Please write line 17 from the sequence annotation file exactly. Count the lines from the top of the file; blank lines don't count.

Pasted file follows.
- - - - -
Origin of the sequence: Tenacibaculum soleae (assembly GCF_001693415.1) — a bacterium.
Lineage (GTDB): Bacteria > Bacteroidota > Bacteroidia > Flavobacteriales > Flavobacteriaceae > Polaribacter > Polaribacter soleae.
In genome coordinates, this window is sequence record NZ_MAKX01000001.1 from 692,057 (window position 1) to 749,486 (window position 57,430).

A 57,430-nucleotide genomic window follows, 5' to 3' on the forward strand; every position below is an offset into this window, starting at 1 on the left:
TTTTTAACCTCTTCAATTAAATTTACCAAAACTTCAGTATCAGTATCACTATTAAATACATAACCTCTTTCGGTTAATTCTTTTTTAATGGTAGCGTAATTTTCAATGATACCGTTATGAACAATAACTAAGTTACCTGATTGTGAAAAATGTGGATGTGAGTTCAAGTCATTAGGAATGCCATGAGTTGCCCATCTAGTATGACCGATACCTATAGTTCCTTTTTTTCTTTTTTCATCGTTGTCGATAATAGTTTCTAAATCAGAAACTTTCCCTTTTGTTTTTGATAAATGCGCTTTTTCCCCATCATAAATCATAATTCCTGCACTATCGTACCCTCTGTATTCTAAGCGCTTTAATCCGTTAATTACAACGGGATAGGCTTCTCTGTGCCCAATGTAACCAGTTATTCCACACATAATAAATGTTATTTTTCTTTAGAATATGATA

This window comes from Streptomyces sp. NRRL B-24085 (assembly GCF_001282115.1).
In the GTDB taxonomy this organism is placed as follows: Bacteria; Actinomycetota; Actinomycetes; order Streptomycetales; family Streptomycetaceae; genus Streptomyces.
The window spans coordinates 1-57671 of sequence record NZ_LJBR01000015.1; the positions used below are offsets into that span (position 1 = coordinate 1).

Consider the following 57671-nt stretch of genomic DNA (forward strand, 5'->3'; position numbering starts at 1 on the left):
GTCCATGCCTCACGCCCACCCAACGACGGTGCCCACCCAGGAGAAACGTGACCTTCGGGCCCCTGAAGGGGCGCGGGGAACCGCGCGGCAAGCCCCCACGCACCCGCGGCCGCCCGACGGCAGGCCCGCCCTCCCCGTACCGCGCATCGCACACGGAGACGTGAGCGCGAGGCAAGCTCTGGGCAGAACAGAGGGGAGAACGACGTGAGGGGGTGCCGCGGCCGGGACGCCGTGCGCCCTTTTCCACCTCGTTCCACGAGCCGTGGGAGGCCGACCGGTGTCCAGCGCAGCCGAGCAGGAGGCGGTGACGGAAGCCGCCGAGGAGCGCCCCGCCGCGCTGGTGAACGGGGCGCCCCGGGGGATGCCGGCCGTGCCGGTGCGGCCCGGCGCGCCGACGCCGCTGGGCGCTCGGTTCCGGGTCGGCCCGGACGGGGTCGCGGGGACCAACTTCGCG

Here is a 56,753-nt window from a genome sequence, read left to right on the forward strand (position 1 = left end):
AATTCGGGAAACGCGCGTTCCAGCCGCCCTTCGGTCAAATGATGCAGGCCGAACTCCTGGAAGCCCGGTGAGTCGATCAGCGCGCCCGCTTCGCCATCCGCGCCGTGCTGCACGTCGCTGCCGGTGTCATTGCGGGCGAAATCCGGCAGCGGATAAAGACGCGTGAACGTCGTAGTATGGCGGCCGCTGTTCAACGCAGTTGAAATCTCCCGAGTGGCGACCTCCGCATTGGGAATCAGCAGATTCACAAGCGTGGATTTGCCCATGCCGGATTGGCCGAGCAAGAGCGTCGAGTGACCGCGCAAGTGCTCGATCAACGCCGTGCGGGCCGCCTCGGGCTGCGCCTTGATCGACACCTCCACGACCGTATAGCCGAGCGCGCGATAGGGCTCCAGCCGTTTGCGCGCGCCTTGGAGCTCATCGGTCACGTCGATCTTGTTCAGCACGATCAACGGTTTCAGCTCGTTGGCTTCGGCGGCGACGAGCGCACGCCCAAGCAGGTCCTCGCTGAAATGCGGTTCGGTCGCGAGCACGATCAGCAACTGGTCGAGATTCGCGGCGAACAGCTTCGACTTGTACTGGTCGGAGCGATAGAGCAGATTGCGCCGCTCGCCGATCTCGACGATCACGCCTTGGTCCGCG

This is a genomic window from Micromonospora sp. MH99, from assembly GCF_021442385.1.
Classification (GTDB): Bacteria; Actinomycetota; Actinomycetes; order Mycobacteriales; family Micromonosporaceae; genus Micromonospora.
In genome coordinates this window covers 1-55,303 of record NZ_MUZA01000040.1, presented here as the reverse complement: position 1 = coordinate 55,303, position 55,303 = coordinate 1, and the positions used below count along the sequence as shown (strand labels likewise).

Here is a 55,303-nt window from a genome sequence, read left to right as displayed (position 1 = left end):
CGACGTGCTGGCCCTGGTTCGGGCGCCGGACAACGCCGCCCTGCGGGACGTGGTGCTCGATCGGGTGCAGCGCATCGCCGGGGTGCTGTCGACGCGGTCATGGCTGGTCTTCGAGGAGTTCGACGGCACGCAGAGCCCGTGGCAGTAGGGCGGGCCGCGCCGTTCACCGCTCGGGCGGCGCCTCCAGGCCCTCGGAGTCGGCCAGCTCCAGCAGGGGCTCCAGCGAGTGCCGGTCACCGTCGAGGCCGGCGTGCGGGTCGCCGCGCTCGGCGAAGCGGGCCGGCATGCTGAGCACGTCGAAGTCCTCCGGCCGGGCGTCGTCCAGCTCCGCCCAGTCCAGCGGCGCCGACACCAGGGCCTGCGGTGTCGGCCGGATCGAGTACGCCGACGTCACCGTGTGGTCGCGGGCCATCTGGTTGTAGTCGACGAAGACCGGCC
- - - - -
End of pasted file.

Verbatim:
CGACGTGCTGGCCCTGGTTCGGGCGCCGGACAACGCCGCCCTGCGGGACGTGGTGCTCGATCGGGTGCAGCGCATCGCCGGGGTGCTGTCGACGCGGTCATGGCTGGTCTTCGAGGAGTTCGACGGCACGCAGAGCCCGTGGCAGTAGGGCGGGCCGCGCCGTTCACCGCTCGGGCGGCGCCTCCAGGCCCTCGGAGTCGGCCAGCTCCAGCAGGGGCTCCAGCGAGTGCCGGTCACCGTCGAGGCCGGCGTGCGGGTCGCCGCGCTCGGCGAAGCGGGCCGGCATGCTGAGCACGTCGAAGTCCTCCGGCCGGGCGTCGTCCAGCTCCGCCCAGTCCAGCGGCGCCGACACCAGGGCCTGCGGTGTCGGCCGGATCGAGTACGCCGACGTCACCGTGTGGTCGCGGGCCATCTGGTTGTAGTCGACGAAGACCGGCC